2004Director: Fruit Chan
Cast: Ling Bai, Miriam Yeung Chin Wah, Tony Leung Ka Fai
ngling off from the gory and sedative veins of the New Asian horror genre, but with an equal measure of stomach-turning boorishness, Fruit Chan’s Dumplings is an exercise in digestive resilience for both vegetarians and omnivores alike. Yet for all its ruthless, laissez-faire narrative ambiguity, the direction of the story is more than approachable. Rather like being blindly led through a curved tunnel with an unpredictable course, Dumplings is quick to careen into unpalatable territory just as you begin get a handle on where you think it’s headed.
This is not so much a horror story as it is a joyous, subtly artistic psycho-thriller. Occasionally nauseating, frequently over the top, this tiny gem of a horror movie delights in its determination to never let go. Chan obviously knows what he wants to do here, but does not make these things clear to the audience. No questions are answered, no reasons are supplied–the final testament of which being the ominous denouement.
Fans got a taste of Fruit Chan’s tormenting gore-fest with last year’s pan-Asian horror omnibus Three… Extremes (with contributions from Park Chan-wook and Takashi Miike), where Dumplings was rolled out in reduced, 37-minute long form. Easily the most memorable of the three entries, Fruit Chan was quick to release an “uncut,” extended version of his nightmarish story to satisfy the—ahem—hungry souls yearning for more of this very Asian culinary delicacy. After having seen the cut version, if you’re still unconvinced as to whether the 60 extra minutes are worth your time, the answer is a resounding ‘yes.’ Chan’s film is so compellingly re-watchable that skipping supper won’t be a problem.
The story itself doesn’t break new ground. Rather Chan handles the subject matter in such a way that the delivery soon outshines any awkward sketchiness presented by the narrative. Fading television actress and Hong Kong socialite Mrs. Lee (Miriam Yeung) is not coping well with aging. In a vain attempt to keep her rapidly-spreading wrinkles at bay and save her failing marriage, she finds herself on a decrepit high-rise in downtown Kowloon, a town in mainland China. There, an attractive yet trashy “young” woman by the name of Mei (Bai Ling) owns a reasonably successful dumplings trade. But this is no place for brunch. Auntie Mei’s dumplings cost a small fortune and offer something money seemingly can’t buy: eternal youth. Mrs. Lee, all too eager to buy into this, soon spirals into a dumpling-heavy diet. This not only dilates the repugnance of the story, but provides Chan with plenty of material to execute his vision from dozens of impetuous perspectives.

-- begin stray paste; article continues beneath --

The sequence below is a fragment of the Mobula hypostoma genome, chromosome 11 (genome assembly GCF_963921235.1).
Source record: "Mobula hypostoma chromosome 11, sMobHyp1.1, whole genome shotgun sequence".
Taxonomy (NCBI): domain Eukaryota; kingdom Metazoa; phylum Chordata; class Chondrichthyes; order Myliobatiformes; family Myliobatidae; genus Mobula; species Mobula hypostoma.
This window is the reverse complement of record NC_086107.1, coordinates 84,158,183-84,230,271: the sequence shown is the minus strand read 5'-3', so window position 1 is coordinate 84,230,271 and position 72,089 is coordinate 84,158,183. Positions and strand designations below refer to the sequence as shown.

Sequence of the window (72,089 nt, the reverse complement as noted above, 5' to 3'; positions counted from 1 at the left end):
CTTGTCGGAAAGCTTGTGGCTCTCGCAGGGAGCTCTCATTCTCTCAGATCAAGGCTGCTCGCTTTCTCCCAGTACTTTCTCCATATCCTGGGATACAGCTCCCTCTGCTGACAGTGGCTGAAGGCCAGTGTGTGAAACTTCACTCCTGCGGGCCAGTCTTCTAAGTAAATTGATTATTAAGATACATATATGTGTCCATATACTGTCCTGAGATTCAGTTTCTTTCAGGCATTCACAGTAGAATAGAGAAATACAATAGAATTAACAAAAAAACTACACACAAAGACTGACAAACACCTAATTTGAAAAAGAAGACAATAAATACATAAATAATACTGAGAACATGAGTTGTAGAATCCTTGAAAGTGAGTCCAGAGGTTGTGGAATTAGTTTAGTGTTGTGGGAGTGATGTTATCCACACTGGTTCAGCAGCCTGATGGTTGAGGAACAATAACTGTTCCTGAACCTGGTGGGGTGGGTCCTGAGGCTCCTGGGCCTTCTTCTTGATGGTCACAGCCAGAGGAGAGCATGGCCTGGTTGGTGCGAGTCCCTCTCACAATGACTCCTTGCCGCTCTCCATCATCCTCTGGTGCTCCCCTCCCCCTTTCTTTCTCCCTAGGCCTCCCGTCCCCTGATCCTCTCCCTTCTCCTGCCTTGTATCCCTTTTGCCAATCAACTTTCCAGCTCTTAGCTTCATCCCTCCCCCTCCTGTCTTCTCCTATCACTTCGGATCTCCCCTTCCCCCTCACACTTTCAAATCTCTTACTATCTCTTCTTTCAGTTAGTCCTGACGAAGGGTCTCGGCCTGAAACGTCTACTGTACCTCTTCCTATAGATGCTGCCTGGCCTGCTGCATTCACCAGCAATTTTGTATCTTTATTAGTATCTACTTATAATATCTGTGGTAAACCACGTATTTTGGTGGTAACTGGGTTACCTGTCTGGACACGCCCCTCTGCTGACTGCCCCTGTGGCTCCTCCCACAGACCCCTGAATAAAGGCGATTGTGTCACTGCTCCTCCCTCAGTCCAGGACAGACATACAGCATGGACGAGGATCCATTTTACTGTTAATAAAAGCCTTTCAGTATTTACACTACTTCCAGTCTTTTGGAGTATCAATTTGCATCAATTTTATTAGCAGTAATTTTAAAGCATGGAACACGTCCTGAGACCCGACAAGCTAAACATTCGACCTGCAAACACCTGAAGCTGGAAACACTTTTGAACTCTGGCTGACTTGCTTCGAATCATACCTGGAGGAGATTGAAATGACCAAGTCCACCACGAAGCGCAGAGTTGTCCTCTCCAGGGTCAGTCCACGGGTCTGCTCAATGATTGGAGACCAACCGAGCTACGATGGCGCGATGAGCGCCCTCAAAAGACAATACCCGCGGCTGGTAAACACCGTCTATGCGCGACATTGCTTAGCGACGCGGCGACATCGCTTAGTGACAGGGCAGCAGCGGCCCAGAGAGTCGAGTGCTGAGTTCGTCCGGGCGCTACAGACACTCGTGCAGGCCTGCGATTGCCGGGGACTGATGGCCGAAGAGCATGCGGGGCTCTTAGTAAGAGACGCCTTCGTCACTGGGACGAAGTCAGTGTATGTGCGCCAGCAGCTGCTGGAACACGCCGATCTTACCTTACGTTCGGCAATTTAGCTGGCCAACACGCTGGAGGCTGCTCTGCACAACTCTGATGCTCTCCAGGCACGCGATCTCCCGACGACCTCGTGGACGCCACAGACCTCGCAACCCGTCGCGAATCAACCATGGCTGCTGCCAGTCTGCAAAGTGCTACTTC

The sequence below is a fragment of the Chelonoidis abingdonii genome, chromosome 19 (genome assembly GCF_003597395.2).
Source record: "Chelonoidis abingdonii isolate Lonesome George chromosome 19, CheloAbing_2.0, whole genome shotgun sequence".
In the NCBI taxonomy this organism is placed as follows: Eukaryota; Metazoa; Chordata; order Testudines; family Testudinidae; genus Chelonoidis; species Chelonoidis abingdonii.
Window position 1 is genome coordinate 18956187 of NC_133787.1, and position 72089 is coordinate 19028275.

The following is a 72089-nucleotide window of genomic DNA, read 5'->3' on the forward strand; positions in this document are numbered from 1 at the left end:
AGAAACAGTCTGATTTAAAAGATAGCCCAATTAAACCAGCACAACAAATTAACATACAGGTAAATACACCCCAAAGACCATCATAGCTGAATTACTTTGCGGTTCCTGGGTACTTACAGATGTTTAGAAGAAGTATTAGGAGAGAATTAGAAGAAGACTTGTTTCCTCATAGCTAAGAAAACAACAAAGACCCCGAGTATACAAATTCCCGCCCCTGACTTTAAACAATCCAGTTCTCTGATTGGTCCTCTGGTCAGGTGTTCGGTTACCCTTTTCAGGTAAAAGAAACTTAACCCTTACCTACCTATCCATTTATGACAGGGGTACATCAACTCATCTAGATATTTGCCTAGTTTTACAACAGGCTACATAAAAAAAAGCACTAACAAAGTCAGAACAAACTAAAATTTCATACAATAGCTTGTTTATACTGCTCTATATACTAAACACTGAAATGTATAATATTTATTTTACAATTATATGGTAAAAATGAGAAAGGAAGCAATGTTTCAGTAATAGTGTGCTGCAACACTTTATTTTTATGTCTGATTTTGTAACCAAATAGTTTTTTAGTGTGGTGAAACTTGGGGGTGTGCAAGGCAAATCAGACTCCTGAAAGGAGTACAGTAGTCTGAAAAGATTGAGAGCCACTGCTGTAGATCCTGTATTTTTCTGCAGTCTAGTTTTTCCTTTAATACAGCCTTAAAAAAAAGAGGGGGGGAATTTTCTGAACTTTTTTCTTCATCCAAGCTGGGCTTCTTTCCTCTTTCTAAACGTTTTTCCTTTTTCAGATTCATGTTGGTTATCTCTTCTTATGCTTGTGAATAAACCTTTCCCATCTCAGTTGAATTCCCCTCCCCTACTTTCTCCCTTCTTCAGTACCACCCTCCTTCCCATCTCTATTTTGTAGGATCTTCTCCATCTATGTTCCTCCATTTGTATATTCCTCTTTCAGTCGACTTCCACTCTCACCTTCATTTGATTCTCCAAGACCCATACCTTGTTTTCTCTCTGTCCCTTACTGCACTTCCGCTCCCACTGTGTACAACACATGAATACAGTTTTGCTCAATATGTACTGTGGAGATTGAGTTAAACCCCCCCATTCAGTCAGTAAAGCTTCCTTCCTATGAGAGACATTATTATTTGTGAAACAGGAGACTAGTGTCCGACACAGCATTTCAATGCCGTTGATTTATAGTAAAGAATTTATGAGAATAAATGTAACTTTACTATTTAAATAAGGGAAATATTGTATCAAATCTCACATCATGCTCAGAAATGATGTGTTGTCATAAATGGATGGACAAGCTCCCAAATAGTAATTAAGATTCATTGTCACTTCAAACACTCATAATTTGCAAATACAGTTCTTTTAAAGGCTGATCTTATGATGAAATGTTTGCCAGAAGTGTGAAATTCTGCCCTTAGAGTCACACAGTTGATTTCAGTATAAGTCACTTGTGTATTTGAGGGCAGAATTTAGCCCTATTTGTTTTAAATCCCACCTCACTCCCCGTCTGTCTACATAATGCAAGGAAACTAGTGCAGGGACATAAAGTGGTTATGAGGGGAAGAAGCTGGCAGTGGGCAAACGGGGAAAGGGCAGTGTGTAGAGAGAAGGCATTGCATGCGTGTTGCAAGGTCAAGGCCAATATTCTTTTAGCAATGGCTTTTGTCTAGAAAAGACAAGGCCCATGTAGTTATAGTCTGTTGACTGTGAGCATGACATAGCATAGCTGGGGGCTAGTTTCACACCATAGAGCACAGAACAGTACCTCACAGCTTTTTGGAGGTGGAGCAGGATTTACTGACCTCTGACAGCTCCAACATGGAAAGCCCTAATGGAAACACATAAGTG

But what’s in these dumplings that makes them so potent? And how well do they actually work? When you find out, you’ll think twice before ordering that Chinese takeaway again. Chan reveals this surprise early on, thus allowing his focus to shift toward the territory of psychological tension. It should be noted that Dumplings does contain some truly repulsive and disturbing scenes; moments that will turn some stomachs, shake some seats, and ultimately rank within the annals of the horror canon.
Still, the film is not especially scary per se. Rather than simply building up to a memorably heinous ending, Chan layers elements of narrative that extend beyond the conventions of the genre he swiftly defies. The film develops more as social drama than your average Asian gorefest. In the relationship between the two protagonists, Chan attempts to typify an ever-present Chinese class divide. Set against a Hong Kong-Kowloon backdrop, this dynamic further intensifies the cultural analysis he’s attempting to illustrate.
Shot by DP extraordinaire Christopher Doyle, the film is engrossed by an ambience of visual delicacy and allure, while Chan Kwong-Ming’s hilariously over-the-top score contributes to a quietly surreal and claustrophobic reality. These elements further becloud the line between fiction and reality, bridging the gap between the movie’s social ambitions and the overall outlandishness of the content. The eternal quest for beauty and youth, an archetypal theme throughout history, is nothing new for Western audiences, but Dumplings handily eschews cliché. Chan’s tranquil approach peaks with a revelatory ending as satisfying as it is evasive.
Dumplings is currently playing in theatres in the UK.Three…Extremes is available on DVD.